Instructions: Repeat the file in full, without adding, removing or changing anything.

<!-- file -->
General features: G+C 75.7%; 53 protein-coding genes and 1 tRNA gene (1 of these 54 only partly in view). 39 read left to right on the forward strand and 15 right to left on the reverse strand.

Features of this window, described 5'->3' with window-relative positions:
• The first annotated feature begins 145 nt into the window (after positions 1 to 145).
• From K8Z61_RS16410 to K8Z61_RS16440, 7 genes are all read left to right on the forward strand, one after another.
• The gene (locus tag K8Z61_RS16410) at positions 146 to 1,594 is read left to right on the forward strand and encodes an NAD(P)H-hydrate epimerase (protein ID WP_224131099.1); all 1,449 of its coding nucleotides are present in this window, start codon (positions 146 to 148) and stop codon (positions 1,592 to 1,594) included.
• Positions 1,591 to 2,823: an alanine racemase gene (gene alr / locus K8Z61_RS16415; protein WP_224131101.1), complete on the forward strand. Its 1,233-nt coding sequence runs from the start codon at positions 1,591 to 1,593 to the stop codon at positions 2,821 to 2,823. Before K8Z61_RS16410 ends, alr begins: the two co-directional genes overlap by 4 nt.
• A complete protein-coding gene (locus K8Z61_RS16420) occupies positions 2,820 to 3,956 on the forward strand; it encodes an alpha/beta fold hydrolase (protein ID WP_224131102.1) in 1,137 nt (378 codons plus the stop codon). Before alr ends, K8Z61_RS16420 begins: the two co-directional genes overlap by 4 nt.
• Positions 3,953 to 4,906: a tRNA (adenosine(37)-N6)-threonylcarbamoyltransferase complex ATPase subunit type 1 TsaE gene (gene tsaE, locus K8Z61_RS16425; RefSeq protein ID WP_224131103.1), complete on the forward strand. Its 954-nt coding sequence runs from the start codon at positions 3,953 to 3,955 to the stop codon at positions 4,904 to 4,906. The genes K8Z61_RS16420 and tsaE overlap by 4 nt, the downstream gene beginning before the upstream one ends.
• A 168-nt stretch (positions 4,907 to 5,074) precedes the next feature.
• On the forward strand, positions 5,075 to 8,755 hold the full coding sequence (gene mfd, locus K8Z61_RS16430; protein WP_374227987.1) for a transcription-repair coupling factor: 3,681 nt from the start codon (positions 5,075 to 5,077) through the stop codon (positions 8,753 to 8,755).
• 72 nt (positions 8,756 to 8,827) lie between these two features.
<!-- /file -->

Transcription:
General features: G+C 75.7%; 53 protein-coding genes and 1 tRNA gene (1 of these 54 only partly in view). 39 read left to right on the forward strand and 15 right to left on the reverse strand.

Features of this window, described 5'->3' with window-relative positions:
• The first annotated feature begins 145 nt into the window (after positions 1 to 145).
• From K8Z61_RS16410 to K8Z61_RS16440, 7 genes are all read left to right on the forward strand, one after another.
• The gene (locus tag K8Z61_RS16410) at positions 146 to 1,594 is read left to right on the forward strand and encodes an NAD(P)H-hydrate epimerase (protein ID WP_224131099.1); all 1,449 of its coding nucleotides are present in this window, start codon (positions 146 to 148) and stop codon (positions 1,592 to 1,594) included.
• Positions 1,591 to 2,823: an alanine racemase gene (gene alr / locus K8Z61_RS16415; protein WP_224131101.1), complete on the forward strand. Its 1,233-nt coding sequence runs from the start codon at positions 1,591 to 1,593 to the stop codon at positions 2,821 to 2,823. Before K8Z61_RS16410 ends, alr begins: the two co-directional genes overlap by 4 nt.
• A complete protein-coding gene (locus K8Z61_RS16420) occupies positions 2,820 to 3,956 on the forward strand; it encodes an alpha/beta fold hydrolase (protein ID WP_224131102.1) in 1,137 nt (378 codons plus the stop codon). Before alr ends, K8Z61_RS16420 begins: the two co-directional genes overlap by 4 nt.
• Positions 3,953 to 4,906: a tRNA (adenosine(37)-N6)-threonylcarbamoyltransferase complex ATPase subunit type 1 TsaE gene (gene tsaE, locus K8Z61_RS16425; RefSeq protein ID WP_224131103.1), complete on the forward strand. Its 954-nt coding sequence runs from the start codon at positions 3,953 to 3,955 to the stop codon at positions 4,904 to 4,906. The genes K8Z61_RS16420 and tsaE overlap by 4 nt, the downstream gene beginning before the upstream one ends.
• A 168-nt stretch (positions 4,907 to 5,074) precedes the next feature.
• On the forward strand, positions 5,075 to 8,755 hold the full coding sequence (gene mfd, locus K8Z61_RS16430; protein WP_374227987.1) for a transcription-repair coupling factor: 3,681 nt from the start codon (positions 5,075 to 5,077) through the stop codon (positions 8,753 to 8,755).
• 72 nt (positions 8,756 to 8,827) lie between these two features.